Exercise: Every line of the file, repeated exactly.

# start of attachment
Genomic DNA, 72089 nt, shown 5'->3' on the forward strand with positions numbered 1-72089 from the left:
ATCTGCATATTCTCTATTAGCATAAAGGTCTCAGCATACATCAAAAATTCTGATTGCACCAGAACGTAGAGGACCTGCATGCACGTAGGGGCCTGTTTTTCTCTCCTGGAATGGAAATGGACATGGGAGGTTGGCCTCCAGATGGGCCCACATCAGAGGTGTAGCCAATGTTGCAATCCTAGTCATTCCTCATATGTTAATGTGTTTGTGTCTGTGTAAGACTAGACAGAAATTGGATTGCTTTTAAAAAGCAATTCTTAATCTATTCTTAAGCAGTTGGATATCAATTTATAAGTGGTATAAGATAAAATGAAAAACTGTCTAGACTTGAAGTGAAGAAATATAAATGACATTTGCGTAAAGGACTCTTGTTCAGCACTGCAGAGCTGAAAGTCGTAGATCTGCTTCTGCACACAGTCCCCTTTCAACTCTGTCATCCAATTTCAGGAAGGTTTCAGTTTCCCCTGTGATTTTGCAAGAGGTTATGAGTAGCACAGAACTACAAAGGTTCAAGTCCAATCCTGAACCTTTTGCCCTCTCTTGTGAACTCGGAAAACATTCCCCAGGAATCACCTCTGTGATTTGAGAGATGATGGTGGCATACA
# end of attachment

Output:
Genomic DNA, 72089 nt, shown 5'->3' on the forward strand with positions numbered 1-72089 from the left:
ATCTGCATATTCTCTATTAGCATAAAGGTCTCAGCATACATCAAAAATTCTGATTGCACCAGAACGTAGAGGACCTGCATGCACGTAGGGGCCTGTTTTTCTCTCCTGGAATGGAAATGGACATGGGAGGTTGGCCTCCAGATGGGCCCACATCAGAGGTGTAGCCAATGTTGCAATCCTAGTCATTCCTCATATGTTAATGTGTTTGTGTCTGTGTAAGACTAGACAGAAATTGGATTGCTTTTAAAAAGCAATTCTTAATCTATTCTTAAGCAGTTGGATATCAATTTATAAGTGGTATAAGATAAAATGAAAAACTGTCTAGACTTGAAGTGAAGAAATATAAATGACATTTGCGTAAAGGACTCTTGTTCAGCACTGCAGAGCTGAAAGTCGTAGATCTGCTTCTGCACACAGTCCCCTTTCAACTCTGTCATCCAATTTCAGGAAGGTTTCAGTTTCCCCTGTGATTTTGCAAGAGGTTATGAGTAGCACAGAACTACAAAGGTTCAAGTCCAATCCTGAACCTTTTGCCCTCTCTTGTGAACTCGGAAAACATTCCCCAGGAATCACCTCTGTGATTTGAGAGATGATGGTGGCATACA